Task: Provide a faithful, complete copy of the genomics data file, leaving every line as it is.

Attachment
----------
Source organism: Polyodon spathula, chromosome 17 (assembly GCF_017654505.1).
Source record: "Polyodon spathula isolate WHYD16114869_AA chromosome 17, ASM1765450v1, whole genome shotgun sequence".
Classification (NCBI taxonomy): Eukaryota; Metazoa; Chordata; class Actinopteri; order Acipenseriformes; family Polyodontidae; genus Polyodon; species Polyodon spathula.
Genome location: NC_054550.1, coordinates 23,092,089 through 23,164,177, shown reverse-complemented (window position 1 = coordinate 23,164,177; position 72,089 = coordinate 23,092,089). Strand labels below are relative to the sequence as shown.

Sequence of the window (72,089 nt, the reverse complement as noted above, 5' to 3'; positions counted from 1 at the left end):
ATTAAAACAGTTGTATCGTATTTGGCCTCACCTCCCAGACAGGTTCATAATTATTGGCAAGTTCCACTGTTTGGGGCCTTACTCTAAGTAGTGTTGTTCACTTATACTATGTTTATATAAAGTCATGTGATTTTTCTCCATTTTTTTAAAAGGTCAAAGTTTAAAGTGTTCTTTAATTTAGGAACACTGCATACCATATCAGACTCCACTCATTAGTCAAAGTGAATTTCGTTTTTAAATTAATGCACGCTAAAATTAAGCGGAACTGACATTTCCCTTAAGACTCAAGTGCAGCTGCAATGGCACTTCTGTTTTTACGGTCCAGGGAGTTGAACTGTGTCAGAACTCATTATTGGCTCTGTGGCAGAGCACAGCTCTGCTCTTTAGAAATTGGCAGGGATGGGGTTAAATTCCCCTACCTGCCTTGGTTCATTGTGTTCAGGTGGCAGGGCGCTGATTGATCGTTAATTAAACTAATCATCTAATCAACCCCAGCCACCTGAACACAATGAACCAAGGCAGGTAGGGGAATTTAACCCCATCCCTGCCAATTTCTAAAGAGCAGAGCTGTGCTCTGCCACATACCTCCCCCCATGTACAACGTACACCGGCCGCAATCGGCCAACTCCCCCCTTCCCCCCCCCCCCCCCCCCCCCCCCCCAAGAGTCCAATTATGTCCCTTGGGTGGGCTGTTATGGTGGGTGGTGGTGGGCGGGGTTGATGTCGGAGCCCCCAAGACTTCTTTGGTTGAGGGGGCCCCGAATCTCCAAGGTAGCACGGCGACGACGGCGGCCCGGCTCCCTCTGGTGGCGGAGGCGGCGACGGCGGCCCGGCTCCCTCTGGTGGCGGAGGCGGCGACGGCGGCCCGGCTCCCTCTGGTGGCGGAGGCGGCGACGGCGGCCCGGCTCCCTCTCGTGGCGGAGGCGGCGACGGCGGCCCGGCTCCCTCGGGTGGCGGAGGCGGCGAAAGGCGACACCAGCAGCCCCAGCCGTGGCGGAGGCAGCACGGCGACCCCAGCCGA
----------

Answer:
Source organism: Polyodon spathula, chromosome 17 (assembly GCF_017654505.1).
Source record: "Polyodon spathula isolate WHYD16114869_AA chromosome 17, ASM1765450v1, whole genome shotgun sequence".
Classification (NCBI taxonomy): Eukaryota; Metazoa; Chordata; class Actinopteri; order Acipenseriformes; family Polyodontidae; genus Polyodon; species Polyodon spathula.
Genome location: NC_054550.1, coordinates 23,092,089 through 23,164,177, shown reverse-complemented (window position 1 = coordinate 23,164,177; position 72,089 = coordinate 23,092,089). Strand labels below are relative to the sequence as shown.

Sequence of the window (72,089 nt, the reverse complement as noted above, 5' to 3'; positions counted from 1 at the left end):
ATTAAAACAGTTGTATCGTATTTGGCCTCACCTCCCAGACAGGTTCATAATTATTGGCAAGTTCCACTGTTTGGGGCCTTACTCTAAGTAGTGTTGTTCACTTATACTATGTTTATATAAAGTCATGTGATTTTTCTCCATTTTTTTAAAAGGTCAAAGTTTAAAGTGTTCTTTAATTTAGGAACACTGCATACCATATCAGACTCCACTCATTAGTCAAAGTGAATTTCGTTTTTAAATTAATGCACGCTAAAATTAAGCGGAACTGACATTTCCCTTAAGACTCAAGTGCAGCTGCAATGGCACTTCTGTTTTTACGGTCCAGGGAGTTGAACTGTGTCAGAACTCATTATTGGCTCTGTGGCAGAGCACAGCTCTGCTCTTTAGAAATTGGCAGGGATGGGGTTAAATTCCCCTACCTGCCTTGGTTCATTGTGTTCAGGTGGCAGGGCGCTGATTGATCGTTAATTAAACTAATCATCTAATCAACCCCAGCCACCTGAACACAATGAACCAAGGCAGGTAGGGGAATTTAACCCCATCCCTGCCAATTTCTAAAGAGCAGAGCTGTGCTCTGCCACATACCTCCCCCCATGTACAACGTACACCGGCCGCAATCGGCCAACTCCCCCCTTCCCCCCCCCCCCCCCCCCCCCCCCCCAAGAGTCCAATTATGTCCCTTGGGTGGGCTGTTATGGTGGGTGGTGGTGGGCGGGGTTGATGTCGGAGCCCCCAAGACTTCTTTGGTTGAGGGGGCCCCGAATCTCCAAGGTAGCACGGCGACGACGGCGGCCCGGCTCCCTCTGGTGGCGGAGGCGGCGACGGCGGCCCGGCTCCCTCTGGTGGCGGAGGCGGCGACGGCGGCCCGGCTCCCTCTGGTGGCGGAGGCGGCGACGGCGGCCCGGCTCCCTCTCGTGGCGGAGGCGGCGACGGCGGCCCGGCTCCCTCGGGTGGCGGAGGCGGCGAAAGGCGACACCAGCAGCCCCAGCCGTGGCGGAGGCAGCACGGCGACCCCAGCCGA